*Let’s Play Math blog > Internet Math Resources > Links for Parents and Other Teachers*

How should we think about and teach math topics? What do we want our children to learn? How can we tell if they understand? These websites offer resources and advice for parents and teachers.

**Adding It Up: Helping Children Learn Mathematics:** An overview of elementary school arithmetic and how to teach it, free for downloading or reading online.

**And ‘Rithmetic:** The Sudbury Valley School approach to math education, by Daniel Greenberg.

**Art of Problem Solving Math Articles:** A variety of topics about teaching and learning math.

**Education Unboxed:** Videos that show you how to play with elementary math using Cuisenaire rods and other hands-on tools.

**Elements of Math:** Steven Strogatz’s blog post series from the *New York Times*. His Me, Myself and Math series is also worth reading.

**Global Strategy Stage Assessment (GloSS):** A one-on-one test of mathematical understanding. You read a question, give your son time to think, and then compare what he or she says to the range of possible responses. Be sure to read the Additional Information about Gloss pdf before interviewing your student.

**Helping a Struggling Math Student:** A 14-part blog post series at *Angelicscalliwags*, full of activities and encouragement. Scroll to the bottom to read the posts in the order they were published.

**KenKen for Teachers:** A fantastic way to practice arithmetic.

**Living Math:** Julie Brennan’s amazing website features the most extensive lists of living math books anywhere, plus articles about math, book and resource reviews, lesson plans. Brennan also moderates the *Yahoo* group, Living Math Forum.

**Math by Kids!:** A 78 page workbook of original math problems (including solutions) created by homeschooled students aged 4 to 17, edited by Susan Richman. If this store link stops working, go to the Pennsylvania Homeschoolers website and click around until you find the book.

**Math Journals Boost Real Learning:** An article by Marilyn Burns. Math journals “help students stretch their thinking and make sense of problems,” and they can help teachers evaluate student progress. See also: Math Journals For All Ages and Using Writing in Mathematics.

**Math Reasoning Inventory:** Find out how much your elementary or middle school students really understand about math. You do not have to sign up for an account to access the resources. Before doing the oral assessment testing, be sure to read the Reasoning Strategy PDF Files that outline what the assessment is looking for and watch the videos to see what sort of answers to expect.

**Modern Math for Elementary School:** Downloadable pdf book by Oleg Gleizer.

**Moebius Noodles:** “Adventurous math for the playground crowd.” Plenty of ideas for sharing rich math experiences with your children.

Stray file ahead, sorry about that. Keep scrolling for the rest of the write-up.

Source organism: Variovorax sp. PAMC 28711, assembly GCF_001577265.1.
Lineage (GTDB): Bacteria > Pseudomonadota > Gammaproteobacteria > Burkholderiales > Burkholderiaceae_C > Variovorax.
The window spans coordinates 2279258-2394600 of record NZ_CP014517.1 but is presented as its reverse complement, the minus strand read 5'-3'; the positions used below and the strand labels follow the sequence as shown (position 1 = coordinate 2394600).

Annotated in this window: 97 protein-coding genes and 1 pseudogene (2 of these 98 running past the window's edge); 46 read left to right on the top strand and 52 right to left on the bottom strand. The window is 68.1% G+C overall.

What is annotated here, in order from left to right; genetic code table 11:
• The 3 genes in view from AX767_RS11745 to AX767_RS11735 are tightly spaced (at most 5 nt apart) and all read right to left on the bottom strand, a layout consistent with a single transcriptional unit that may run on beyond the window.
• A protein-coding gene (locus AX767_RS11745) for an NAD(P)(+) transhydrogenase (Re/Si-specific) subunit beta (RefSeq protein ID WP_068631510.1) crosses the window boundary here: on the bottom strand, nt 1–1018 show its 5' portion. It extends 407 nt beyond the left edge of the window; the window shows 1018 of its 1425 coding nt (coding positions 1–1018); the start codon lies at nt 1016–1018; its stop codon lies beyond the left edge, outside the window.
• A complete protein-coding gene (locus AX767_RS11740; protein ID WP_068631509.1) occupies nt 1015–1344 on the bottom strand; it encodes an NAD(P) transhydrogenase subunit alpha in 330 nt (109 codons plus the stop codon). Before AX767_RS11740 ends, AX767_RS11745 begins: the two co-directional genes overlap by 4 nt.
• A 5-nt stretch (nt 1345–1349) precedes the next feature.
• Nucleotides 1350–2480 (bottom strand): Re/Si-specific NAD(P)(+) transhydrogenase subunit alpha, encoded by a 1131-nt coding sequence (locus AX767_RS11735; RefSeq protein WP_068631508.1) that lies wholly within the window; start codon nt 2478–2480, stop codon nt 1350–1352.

**Problem Solving Articles from Math Forum:** Encourage sense-making and perseverance as your students notice, wonder about, and solve math problems.

**Problem Solving Strategies:** Helpful tips for teaching your students to solve math problems.

**Sandra Dodd’s “Unschoolers and Mathematics”:** A collection of stories about children learning math naturally, without being pushed to use textbooks or to drill math facts. Inspiring.

**The Singapore Maths Teacher:** These slide shows demonstrate Singapore-style math models (also known as bar diagrams) step by step, beginning with relatively easy grade 3 word problems and working through to grade 6 stumpers. Excellent for elementary teachers who need to learn how to teach this method. See also: Problem Solving Strategies.

**Standards for Mathematical Practice:** The best part of the Common Core Math reform, a summary of what it means to think mathematically from Kindergarten to high school.

**Talking Math With Your Kids:** Christopher Danielson helps parents support their children’s mathematical development.

**The Teaching of Arithmetic: The Story of an Experiment:** In 1929, an American school superintendent delayed arithmetic to help students build a foundation in reasoning.

**Ultimate List of Printable Math Manipulatives & Games:** A treasure list from Jimmie Lanley of Jimmie’s Collage, one of my favorite homeschooling blogs.

**Using Art Projects to Create a Math Adventure:** See how a high school algebra teacher uses a math journaling project as the centerpiece of his curriculum. Students use fine-point permanent markers and quality colored pencils in artists’ sketchbooks, and then they sponge the pages of their journal with coffee for a beautiful, parchment-like effect.

**Why We Don’t Divide By Zero:** Professor Homunculus of The Math Mojo Chronicles explains the mathematics of dividing by zero.

**Writing in Mathematics:** Tips to help students reflect on their learning, deepen their understanding, and make important connections to real-life applications.

**Yelena’s Hundred Chart Poster:** Printable hundred chart poster and game cards from *Moebius Noodles*.

**YouCubed:** Jo Boaler’s website for research-based ways to teach math that can help discouraged students feel empowered to learn. Also try her free online course for students and their parents: How to Learn Math.

**Writing Assignments in Calculus:** Creative assignments and sample essays for Calculus I–III, by the author of “How to Grade 300 Mathematical Essays and Survive to tell the Tale.” See also: A Guide to Writing in Mathematics Classes, and Assessing Expository Mathematics.

Feature photo above by Fractal Ken via Flickr (CC BY 2.0). For more resource suggestions, check out my Math with Living Books pages.

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